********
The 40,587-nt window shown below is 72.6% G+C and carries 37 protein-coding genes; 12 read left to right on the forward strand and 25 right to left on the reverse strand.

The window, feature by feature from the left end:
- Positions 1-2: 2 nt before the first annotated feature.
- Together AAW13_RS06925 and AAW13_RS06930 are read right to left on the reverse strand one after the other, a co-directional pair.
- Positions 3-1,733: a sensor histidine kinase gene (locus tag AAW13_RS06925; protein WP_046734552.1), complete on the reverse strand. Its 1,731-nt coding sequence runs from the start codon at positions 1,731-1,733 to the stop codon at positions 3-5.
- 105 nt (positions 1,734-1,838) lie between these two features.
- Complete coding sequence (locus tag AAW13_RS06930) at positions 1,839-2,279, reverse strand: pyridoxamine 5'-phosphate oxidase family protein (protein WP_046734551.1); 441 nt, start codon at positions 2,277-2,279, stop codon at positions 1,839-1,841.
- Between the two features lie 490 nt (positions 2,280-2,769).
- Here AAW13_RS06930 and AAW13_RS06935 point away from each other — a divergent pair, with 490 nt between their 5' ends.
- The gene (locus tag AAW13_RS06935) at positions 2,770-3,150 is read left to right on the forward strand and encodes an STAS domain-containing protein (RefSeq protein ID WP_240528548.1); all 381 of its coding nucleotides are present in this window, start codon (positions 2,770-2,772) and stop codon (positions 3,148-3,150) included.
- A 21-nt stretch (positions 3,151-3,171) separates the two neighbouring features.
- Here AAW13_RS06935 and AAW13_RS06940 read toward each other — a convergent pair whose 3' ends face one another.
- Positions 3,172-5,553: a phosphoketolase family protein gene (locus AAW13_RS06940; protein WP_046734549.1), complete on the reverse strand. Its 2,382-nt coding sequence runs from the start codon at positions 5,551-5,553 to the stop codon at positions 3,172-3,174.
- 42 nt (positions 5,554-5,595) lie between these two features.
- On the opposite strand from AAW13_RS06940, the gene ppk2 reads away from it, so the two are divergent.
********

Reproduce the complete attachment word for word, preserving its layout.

The 40,587-nt window shown below is 72.6% G+C and carries 37 protein-coding genes; 12 read left to right on the forward strand and 25 right to left on the reverse strand.

The window, feature by feature from the left end:
- Positions 1-2: 2 nt before the first annotated feature.
- Together AAW13_RS06925 and AAW13_RS06930 are read right to left on the reverse strand one after the other, a co-directional pair.
- Positions 3-1,733: a sensor histidine kinase gene (locus tag AAW13_RS06925; protein WP_046734552.1), complete on the reverse strand. Its 1,731-nt coding sequence runs from the start codon at positions 1,731-1,733 to the stop codon at positions 3-5.
- 105 nt (positions 1,734-1,838) lie between these two features.
- Complete coding sequence (locus tag AAW13_RS06930) at positions 1,839-2,279, reverse strand: pyridoxamine 5'-phosphate oxidase family protein (protein WP_046734551.1); 441 nt, start codon at positions 2,277-2,279, stop codon at positions 1,839-1,841.
- Between the two features lie 490 nt (positions 2,280-2,769).
- Here AAW13_RS06930 and AAW13_RS06935 point away from each other — a divergent pair, with 490 nt between their 5' ends.
- The gene (locus tag AAW13_RS06935) at positions 2,770-3,150 is read left to right on the forward strand and encodes an STAS domain-containing protein (RefSeq protein ID WP_240528548.1); all 381 of its coding nucleotides are present in this window, start codon (positions 2,770-2,772) and stop codon (positions 3,148-3,150) included.
- A 21-nt stretch (positions 3,151-3,171) separates the two neighbouring features.
- Here AAW13_RS06935 and AAW13_RS06940 read toward each other — a convergent pair whose 3' ends face one another.
- Positions 3,172-5,553: a phosphoketolase family protein gene (locus AAW13_RS06940; protein WP_046734549.1), complete on the reverse strand. Its 2,382-nt coding sequence runs from the start codon at positions 5,551-5,553 to the stop codon at positions 3,172-3,174.
- 42 nt (positions 5,554-5,595) lie between these two features.
- On the opposite strand from AAW13_RS06940, the gene ppk2 reads away from it, so the two are divergent.